The Federal Reserve on Wednesday approved a quarter-percentage-point increase in a key U.S. interest rate and signaled its not ready to back off in its fight against inflation, repeating its view that ‘ongoing increases’ will be needed. The Fed on Wednesday lifted its benchmark short-term rate to a range of 4.5% to 4.75%. The decision followed six larger rate hikes in a row as the Fed stepped up its fight to quench the worst bout of inflation in 40 years.
extended their losses after the Fed statement. The yield on the 10-year Treasury note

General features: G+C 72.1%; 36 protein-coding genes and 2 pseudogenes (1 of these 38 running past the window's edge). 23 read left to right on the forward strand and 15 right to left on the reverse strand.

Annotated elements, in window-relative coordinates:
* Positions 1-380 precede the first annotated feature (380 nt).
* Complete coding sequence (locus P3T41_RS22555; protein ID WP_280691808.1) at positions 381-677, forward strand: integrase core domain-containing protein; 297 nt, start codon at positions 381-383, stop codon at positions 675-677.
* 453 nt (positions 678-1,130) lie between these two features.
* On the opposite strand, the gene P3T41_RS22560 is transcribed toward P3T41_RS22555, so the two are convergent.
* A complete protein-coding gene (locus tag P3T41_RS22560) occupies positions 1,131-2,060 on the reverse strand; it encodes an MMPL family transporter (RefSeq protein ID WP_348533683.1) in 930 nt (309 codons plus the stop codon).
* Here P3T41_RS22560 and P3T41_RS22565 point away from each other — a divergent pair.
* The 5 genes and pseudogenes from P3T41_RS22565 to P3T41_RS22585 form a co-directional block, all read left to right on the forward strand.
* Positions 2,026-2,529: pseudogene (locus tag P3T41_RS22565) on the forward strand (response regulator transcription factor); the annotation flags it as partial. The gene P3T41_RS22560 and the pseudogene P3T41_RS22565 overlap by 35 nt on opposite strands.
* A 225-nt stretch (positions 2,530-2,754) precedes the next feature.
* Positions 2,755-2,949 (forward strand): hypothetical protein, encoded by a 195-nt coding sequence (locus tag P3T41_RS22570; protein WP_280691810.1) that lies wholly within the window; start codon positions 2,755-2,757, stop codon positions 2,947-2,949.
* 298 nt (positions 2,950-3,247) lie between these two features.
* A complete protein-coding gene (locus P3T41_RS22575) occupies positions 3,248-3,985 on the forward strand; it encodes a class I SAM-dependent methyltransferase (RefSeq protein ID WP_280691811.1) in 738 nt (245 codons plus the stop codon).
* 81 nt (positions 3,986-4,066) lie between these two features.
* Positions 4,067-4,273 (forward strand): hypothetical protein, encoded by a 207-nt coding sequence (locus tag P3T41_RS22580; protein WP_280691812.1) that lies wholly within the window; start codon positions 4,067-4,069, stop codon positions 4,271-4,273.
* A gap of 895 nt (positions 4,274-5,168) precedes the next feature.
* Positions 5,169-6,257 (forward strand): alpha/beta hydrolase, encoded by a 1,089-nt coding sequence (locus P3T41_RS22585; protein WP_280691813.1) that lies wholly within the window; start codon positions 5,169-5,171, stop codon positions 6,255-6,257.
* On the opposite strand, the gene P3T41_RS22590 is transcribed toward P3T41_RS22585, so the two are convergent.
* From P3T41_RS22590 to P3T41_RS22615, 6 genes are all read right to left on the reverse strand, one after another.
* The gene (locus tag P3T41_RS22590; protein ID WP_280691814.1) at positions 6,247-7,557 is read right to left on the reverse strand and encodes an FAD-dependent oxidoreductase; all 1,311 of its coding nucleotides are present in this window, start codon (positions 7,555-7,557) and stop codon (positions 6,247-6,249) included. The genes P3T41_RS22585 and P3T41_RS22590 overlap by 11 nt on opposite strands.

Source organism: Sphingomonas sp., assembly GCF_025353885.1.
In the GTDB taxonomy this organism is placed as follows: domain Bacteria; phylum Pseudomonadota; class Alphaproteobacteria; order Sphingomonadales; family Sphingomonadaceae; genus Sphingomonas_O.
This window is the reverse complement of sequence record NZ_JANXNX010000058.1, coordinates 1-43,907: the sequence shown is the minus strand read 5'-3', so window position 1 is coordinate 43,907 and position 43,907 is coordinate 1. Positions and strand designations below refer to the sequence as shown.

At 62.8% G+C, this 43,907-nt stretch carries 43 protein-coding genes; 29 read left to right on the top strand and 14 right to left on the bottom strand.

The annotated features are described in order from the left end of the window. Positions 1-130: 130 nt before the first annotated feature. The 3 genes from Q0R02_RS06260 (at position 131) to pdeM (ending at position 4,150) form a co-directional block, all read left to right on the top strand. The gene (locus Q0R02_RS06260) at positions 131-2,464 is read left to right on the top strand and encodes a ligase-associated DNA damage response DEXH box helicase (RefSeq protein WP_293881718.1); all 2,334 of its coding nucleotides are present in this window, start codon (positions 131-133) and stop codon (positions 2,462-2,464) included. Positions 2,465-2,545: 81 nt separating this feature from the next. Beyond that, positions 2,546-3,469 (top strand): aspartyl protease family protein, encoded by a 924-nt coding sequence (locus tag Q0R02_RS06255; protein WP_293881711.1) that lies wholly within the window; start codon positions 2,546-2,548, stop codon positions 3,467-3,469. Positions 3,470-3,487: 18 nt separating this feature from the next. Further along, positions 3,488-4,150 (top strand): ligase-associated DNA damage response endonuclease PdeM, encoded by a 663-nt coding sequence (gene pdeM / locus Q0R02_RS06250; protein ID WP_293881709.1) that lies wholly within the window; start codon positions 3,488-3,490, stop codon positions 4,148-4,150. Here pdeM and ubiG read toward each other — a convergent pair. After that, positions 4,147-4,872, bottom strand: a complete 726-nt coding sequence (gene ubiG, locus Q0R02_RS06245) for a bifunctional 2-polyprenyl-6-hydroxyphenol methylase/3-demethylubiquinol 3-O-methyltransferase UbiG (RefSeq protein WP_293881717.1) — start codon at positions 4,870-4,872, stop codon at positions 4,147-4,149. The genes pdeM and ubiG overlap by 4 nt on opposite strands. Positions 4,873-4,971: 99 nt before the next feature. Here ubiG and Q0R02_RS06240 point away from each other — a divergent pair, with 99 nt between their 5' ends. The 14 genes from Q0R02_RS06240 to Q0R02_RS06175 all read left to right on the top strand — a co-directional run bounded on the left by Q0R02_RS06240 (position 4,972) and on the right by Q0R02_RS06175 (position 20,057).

was down slightly to 3.47%. Some economists suggested the bank’s might hint it was getting closer to the end of a rate-hike cycle that began last spring. Instead, the bank largely stuck to its prior script. “The [Federal Open Market Committee] anticipates that ongoing increases in the target range will be appropriate in order to attain a stance of monetary policy that is sufficiently restrictive to return inflation to 2 percent over time,” the statement read. Yet the bank did alter some parts of its statement to indicate it would raise rates in smaller increments. The Fed referred to the “extent” of future increases instead of the “pace,” a hint that it’s not far from its goal. “The FOMC has moved past stage one, debating how fast to raise rates, to stage two, debating how far to raise rates,” said …